A new biography of Ernst Leitz
Leica Camera AG is celebrating a double anniversary in 2014: it has been 100 years since Oskar Barnack (1879–1936) completed the first model of the Leica in March 1914, and 90 years have passed since, in June 1924, Ernst Leitz II (1871–1956) made the decision to begin production of the camera with a lens designed by Max Berek. With the momentous words: ‘My decision is final. We will take the risk,’ Ernst Leitz made a groundbreaking decision that would make history as an almost impossible venture and decisively influence the photo-technical and photochemical industry segments for almost 75 years. Today, 90 years later, Knut Kühn-Leitz has published a new biography of his grandfather with contributions from numerous experts. This book, which is printed in German, rounds off the celebration of 100 years of Leica photography and will be available from book stores starting on 20 May 2014.
Although Ernst Leitz had recognised the trend towards a small, light and highly portable camera quite early, he also knew that the camera alone was not enough. The industrialist and successful factory owner not only knew full well that such a camera needed to be extremely precisely engineered and required an outstanding lens, he also knew that it must be accompanied by a completely new range of equipment dedicated to the 24 × 36 mm film format – for instance, a special cassette for the film and, above all, devices such as enlargers and projectors for the reproduction of the results from the negatives, which are almost as small as a postage stamp. When the Leica was first presented to the public at the Leipzig spring fair in 1925, the Leitz programme already offered a choice of two simple enlargers for 6 × 9 cm prints and the 9 × 14 cm postcard format. Only one year later, Leitz was already offering the first enlarger for variable formats and a projector for film strips.
It must be considered that the factory owner’s decision was made at a time of hyperinflation and extreme unemployment. Leitz, a manufacturer of microscopes, nevertheless decided to establish what was a completely new branch of production for his company, photographic equipment – not least for social reasons. ‘If it fulfils the promise I see in it, this little camera offers an opportunity to provide employment for our workers in the years of depression and bring them through the difficult times to come.’ A true assessment of just how far-reaching Ernst Leitz’s decision was is only possible when the important roles of the availability of recording media and the sales and distribution structures of photographic suppliers of the day are taken into account. This is also covered extensively in the first part of the book.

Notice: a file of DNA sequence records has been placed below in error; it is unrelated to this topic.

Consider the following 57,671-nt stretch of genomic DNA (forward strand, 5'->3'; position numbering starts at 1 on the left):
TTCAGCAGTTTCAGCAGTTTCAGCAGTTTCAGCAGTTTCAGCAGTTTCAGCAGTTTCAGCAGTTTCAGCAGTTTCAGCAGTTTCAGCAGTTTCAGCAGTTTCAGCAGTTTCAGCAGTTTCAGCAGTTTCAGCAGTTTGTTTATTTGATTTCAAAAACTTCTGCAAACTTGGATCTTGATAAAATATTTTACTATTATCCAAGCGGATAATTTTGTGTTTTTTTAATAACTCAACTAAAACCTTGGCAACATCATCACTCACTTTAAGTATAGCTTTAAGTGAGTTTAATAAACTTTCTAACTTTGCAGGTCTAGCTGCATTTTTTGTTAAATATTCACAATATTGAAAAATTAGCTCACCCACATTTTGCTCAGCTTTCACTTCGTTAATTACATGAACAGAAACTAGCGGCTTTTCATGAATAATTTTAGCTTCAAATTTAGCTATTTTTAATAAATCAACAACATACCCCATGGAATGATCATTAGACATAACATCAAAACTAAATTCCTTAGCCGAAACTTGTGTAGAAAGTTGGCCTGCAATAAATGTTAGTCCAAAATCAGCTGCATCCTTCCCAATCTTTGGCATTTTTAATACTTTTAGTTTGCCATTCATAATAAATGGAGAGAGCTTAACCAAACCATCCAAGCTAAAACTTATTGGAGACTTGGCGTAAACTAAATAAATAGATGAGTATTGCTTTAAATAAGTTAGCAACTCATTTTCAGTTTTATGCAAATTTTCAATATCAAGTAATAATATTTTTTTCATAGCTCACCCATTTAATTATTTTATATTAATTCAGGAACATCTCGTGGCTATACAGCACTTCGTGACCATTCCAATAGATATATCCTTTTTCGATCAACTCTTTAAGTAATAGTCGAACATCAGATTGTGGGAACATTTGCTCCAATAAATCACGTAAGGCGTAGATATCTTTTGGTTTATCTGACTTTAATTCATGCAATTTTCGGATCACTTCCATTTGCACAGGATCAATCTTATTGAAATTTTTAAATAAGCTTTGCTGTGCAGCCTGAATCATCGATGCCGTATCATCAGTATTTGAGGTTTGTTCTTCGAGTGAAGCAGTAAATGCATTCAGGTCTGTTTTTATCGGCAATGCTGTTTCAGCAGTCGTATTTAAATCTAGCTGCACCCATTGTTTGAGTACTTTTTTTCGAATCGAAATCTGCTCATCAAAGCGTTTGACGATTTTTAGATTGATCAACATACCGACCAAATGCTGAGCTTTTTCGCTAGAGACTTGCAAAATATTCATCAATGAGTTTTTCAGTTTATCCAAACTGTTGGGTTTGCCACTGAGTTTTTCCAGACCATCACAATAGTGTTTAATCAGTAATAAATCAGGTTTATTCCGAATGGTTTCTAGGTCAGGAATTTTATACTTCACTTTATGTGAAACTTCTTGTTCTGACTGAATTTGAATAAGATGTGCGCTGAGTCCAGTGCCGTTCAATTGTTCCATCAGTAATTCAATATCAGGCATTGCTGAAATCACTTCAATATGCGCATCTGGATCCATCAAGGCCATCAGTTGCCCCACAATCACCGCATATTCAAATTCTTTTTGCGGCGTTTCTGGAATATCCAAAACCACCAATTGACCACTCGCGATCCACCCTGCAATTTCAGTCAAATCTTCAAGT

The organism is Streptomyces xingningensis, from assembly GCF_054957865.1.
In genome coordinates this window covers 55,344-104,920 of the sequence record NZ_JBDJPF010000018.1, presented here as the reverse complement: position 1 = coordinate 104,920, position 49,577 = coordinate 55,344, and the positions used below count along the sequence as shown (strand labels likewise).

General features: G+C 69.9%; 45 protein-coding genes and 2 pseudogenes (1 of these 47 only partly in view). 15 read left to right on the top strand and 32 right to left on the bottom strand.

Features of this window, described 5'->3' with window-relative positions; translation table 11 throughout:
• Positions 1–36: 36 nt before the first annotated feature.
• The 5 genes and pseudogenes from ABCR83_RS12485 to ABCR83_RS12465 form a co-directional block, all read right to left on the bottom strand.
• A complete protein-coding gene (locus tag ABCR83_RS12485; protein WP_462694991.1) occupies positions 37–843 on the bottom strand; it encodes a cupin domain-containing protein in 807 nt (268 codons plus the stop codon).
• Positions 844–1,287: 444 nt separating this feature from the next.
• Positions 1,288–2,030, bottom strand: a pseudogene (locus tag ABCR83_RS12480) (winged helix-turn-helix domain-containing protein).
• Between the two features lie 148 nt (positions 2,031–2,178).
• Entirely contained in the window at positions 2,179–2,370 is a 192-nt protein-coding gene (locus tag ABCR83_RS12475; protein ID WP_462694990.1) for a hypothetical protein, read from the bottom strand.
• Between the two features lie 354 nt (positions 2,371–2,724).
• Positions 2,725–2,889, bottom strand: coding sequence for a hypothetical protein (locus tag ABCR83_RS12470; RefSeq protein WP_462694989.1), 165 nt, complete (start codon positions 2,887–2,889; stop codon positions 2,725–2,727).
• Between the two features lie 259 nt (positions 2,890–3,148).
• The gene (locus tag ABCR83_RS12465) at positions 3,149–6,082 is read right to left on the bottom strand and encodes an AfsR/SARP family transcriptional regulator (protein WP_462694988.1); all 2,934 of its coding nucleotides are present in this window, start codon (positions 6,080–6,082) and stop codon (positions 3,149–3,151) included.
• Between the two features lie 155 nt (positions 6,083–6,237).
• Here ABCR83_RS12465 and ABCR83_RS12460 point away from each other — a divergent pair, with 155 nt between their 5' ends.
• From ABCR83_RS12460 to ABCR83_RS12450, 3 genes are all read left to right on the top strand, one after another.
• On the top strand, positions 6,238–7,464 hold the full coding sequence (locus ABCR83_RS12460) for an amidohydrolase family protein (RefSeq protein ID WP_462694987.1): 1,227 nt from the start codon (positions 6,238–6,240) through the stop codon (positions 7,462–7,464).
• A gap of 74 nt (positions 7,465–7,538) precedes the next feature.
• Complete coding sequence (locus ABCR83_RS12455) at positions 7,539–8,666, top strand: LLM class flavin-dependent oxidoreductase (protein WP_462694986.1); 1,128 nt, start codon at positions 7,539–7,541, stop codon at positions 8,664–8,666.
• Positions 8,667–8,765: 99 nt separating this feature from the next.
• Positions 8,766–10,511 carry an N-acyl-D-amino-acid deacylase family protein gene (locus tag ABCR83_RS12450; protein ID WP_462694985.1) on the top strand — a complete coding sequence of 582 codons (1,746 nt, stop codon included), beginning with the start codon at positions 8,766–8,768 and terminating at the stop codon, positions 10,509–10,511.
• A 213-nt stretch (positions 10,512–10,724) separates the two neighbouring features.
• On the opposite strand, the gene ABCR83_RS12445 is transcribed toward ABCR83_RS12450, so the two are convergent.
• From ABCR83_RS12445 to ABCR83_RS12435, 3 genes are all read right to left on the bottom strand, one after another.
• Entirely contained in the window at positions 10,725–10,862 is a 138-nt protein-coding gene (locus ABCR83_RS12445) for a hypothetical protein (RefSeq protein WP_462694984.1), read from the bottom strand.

The second part concerns itself with Ernst Leitz as a person. He was in many ways a politically engaged and socially active man and also possessed a high degree of moral courage that went hand in hand with a preparedness to bear the weight of enormous risks to himself and his family. In the difficult and dangerous years of the National Socialist regime, he helped many of his fellow citizens who were persecuted for their race or political beliefs with work and sustenance in the company or aided their flight to a company subsidiary in another country.
Ernst Leitz II: ‘My decision is final: we will take the risk!’
... and the Leica revolutionised photography
Published by: Knut Kühn-Leitz
290 pages with more than 200 illustrations printed in duotone
Hardback with dust jacket
Format 22 × 28.5 cm
Königswinter, Heel Verlag
ISBN 978-3-86852-941-8, 29.95 euros